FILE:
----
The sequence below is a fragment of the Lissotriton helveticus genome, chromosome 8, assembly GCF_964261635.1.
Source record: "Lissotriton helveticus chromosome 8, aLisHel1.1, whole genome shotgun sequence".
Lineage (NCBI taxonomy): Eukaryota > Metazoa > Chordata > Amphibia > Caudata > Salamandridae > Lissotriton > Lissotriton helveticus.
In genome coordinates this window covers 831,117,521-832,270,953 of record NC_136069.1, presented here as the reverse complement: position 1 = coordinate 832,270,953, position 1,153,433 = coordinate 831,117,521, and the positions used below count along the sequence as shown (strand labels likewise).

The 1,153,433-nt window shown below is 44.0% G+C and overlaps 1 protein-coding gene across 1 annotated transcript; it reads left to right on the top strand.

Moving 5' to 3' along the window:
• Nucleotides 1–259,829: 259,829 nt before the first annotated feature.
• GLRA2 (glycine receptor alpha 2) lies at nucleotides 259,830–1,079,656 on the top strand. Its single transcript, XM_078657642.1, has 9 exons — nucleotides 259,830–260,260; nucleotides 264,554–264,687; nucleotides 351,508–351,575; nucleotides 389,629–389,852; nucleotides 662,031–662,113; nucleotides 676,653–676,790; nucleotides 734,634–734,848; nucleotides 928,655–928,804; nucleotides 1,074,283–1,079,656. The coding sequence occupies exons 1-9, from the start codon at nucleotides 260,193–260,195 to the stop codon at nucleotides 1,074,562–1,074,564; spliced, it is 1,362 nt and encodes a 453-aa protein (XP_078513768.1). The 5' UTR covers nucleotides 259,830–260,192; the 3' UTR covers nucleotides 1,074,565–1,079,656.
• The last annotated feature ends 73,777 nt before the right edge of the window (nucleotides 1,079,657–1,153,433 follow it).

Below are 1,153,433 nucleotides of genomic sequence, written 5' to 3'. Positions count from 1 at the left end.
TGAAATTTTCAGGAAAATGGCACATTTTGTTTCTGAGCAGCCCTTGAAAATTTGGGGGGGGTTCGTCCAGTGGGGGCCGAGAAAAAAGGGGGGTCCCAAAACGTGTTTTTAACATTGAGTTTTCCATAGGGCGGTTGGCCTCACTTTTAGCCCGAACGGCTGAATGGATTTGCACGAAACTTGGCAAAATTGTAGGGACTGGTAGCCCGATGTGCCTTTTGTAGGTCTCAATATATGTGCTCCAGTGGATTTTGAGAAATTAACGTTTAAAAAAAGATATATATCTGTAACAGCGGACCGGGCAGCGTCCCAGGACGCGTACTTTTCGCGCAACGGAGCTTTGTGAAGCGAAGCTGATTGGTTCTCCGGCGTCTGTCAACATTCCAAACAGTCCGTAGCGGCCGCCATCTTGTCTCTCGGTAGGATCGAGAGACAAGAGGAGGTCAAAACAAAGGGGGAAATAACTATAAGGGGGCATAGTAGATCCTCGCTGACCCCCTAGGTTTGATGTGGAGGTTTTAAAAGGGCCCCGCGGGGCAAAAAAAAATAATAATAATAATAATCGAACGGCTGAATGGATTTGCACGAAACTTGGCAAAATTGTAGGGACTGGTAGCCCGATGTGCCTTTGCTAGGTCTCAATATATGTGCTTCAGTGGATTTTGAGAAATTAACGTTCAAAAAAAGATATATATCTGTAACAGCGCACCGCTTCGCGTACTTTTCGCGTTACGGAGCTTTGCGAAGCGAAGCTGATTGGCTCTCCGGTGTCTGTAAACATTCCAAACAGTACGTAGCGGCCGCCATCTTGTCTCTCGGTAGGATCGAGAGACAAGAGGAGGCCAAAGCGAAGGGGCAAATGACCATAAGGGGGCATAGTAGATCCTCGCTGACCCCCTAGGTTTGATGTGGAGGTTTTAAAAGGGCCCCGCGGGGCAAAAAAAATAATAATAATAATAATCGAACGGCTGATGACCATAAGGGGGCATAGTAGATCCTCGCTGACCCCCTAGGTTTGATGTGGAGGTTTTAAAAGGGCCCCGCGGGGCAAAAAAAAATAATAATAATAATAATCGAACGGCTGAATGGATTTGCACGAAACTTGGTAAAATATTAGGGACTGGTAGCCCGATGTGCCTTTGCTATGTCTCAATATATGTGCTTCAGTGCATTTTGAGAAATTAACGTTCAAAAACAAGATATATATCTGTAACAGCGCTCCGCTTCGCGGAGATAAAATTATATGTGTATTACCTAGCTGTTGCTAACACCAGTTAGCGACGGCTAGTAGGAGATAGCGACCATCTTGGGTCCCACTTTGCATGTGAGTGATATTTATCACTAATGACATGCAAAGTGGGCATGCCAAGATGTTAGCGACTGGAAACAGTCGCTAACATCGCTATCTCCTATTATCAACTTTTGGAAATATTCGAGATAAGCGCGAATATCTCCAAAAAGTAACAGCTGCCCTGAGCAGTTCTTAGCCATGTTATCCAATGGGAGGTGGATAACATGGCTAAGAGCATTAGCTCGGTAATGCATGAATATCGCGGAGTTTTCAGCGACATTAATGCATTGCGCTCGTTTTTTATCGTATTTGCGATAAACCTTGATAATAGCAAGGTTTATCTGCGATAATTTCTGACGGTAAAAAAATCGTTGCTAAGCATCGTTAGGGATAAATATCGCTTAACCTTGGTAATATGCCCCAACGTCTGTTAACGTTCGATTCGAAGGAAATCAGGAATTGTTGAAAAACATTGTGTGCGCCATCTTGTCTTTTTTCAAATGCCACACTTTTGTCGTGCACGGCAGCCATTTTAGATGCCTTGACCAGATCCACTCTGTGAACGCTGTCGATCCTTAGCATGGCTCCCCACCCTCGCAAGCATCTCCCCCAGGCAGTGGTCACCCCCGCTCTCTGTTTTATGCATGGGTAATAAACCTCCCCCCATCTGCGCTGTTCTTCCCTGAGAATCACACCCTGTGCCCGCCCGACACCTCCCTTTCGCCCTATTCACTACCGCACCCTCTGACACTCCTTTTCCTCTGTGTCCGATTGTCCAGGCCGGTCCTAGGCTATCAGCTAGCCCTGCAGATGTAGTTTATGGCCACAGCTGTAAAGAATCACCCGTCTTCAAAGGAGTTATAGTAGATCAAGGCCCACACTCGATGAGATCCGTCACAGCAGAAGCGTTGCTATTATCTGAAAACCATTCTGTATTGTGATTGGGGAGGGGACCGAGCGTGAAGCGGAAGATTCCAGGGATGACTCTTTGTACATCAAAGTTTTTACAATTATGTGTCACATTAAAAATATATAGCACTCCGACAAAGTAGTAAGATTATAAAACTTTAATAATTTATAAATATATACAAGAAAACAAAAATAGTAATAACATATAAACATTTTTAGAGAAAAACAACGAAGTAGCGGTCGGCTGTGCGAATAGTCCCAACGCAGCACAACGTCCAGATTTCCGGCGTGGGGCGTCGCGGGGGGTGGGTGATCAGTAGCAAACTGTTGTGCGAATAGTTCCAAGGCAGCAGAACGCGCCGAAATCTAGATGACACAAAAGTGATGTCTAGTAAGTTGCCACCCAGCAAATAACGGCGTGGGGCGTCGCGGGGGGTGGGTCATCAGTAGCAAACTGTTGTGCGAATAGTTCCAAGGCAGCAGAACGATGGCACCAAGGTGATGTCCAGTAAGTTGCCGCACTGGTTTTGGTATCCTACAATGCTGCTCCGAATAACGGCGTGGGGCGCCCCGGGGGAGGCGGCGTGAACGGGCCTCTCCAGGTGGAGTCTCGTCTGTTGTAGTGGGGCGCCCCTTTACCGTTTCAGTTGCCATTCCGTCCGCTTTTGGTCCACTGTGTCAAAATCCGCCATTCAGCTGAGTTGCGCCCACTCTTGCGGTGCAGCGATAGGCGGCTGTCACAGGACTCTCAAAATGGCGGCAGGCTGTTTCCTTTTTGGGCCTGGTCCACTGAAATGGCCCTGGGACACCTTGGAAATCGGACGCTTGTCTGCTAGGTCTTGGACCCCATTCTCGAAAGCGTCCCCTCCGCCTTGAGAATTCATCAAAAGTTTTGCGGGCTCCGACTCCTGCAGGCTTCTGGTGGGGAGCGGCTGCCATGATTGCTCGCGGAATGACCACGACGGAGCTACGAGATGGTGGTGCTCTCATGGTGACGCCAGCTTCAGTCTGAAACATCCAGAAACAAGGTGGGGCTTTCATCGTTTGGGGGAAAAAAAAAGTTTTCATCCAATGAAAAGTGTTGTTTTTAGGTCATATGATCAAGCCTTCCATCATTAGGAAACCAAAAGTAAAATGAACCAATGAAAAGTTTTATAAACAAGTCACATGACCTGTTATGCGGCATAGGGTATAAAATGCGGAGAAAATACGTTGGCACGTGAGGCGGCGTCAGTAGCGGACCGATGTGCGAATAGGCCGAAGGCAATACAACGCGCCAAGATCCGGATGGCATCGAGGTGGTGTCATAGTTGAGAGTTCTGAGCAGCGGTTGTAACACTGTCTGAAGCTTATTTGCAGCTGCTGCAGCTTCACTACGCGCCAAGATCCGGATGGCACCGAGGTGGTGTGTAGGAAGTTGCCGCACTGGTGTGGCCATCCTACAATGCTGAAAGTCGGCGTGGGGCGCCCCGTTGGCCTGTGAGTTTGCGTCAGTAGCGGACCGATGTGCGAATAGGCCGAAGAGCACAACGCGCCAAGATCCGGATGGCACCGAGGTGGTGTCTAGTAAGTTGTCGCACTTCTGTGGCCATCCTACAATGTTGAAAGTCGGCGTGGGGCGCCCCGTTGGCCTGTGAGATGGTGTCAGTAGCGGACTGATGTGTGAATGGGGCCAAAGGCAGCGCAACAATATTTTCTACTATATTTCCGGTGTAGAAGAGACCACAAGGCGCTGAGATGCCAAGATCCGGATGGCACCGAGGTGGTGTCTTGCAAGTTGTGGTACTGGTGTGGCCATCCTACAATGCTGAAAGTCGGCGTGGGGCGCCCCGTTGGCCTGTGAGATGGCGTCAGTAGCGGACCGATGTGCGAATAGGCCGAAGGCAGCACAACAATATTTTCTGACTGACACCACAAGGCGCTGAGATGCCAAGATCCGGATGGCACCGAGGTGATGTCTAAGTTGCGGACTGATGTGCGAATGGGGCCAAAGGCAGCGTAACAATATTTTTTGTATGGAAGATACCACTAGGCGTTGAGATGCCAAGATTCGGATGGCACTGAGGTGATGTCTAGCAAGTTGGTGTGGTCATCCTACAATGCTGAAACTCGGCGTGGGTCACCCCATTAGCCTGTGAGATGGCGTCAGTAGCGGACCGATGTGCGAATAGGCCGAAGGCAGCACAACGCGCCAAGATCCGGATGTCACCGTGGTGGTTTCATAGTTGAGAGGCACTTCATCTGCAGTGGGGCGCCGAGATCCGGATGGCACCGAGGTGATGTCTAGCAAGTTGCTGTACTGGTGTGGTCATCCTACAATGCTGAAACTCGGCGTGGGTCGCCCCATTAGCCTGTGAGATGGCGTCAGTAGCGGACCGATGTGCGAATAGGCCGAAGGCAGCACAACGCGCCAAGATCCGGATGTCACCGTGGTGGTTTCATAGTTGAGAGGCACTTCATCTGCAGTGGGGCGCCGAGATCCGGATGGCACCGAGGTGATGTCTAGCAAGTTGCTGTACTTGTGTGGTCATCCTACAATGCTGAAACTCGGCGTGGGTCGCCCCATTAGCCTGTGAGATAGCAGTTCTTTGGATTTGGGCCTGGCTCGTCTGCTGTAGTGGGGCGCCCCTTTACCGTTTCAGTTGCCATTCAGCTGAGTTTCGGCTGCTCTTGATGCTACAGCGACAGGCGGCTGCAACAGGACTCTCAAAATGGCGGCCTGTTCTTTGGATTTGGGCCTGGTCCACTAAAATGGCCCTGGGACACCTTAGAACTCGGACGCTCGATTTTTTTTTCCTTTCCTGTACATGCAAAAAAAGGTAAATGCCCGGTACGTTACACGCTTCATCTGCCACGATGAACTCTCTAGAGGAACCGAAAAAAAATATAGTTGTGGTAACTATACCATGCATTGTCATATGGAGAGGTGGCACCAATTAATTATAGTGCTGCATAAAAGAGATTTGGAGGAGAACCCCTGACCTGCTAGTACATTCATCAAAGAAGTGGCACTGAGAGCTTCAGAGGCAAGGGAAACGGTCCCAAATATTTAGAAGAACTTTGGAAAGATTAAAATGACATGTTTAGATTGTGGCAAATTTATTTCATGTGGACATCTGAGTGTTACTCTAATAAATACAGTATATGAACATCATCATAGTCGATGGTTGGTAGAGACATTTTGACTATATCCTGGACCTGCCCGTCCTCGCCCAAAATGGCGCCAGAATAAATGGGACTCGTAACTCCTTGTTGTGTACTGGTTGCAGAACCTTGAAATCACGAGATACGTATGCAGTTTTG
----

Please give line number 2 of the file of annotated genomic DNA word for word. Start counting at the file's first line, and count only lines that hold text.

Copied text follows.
Source record: "Lissotriton helveticus chromosome 8, aLisHel1.1, whole genome shotgun sequence".